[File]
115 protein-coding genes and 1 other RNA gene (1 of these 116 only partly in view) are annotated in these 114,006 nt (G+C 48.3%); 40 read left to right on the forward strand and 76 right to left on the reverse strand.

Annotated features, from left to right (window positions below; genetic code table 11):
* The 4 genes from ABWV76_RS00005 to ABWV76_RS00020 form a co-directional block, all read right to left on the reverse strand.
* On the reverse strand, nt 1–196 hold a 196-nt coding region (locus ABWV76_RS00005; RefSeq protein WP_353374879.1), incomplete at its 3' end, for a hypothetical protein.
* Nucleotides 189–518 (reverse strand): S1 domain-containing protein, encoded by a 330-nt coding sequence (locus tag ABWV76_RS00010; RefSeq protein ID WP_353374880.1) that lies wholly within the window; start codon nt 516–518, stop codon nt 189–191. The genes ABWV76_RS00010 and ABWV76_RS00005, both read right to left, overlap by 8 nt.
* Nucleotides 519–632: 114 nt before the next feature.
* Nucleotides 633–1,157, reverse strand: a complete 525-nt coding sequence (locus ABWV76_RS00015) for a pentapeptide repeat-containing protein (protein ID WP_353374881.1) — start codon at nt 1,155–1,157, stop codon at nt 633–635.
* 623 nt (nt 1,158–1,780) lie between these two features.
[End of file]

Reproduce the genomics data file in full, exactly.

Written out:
115 protein-coding genes and 1 other RNA gene (1 of these 116 only partly in view) are annotated in these 114,006 nt (G+C 48.3%); 40 read left to right on the forward strand and 76 right to left on the reverse strand.

Annotated features, from left to right (window positions below; genetic code table 11):
* The 4 genes from ABWV76_RS00005 to ABWV76_RS00020 form a co-directional block, all read right to left on the reverse strand.
* On the reverse strand, nt 1–196 hold a 196-nt coding region (locus ABWV76_RS00005; RefSeq protein WP_353374879.1), incomplete at its 3' end, for a hypothetical protein.
* Nucleotides 189–518 (reverse strand): S1 domain-containing protein, encoded by a 330-nt coding sequence (locus tag ABWV76_RS00010; RefSeq protein ID WP_353374880.1) that lies wholly within the window; start codon nt 516–518, stop codon nt 189–191. The genes ABWV76_RS00010 and ABWV76_RS00005, both read right to left, overlap by 8 nt.
* Nucleotides 519–632: 114 nt before the next feature.
* Nucleotides 633–1,157, reverse strand: a complete 525-nt coding sequence (locus ABWV76_RS00015) for a pentapeptide repeat-containing protein (protein ID WP_353374881.1) — start codon at nt 1,155–1,157, stop codon at nt 633–635.
* 623 nt (nt 1,158–1,780) lie between these two features.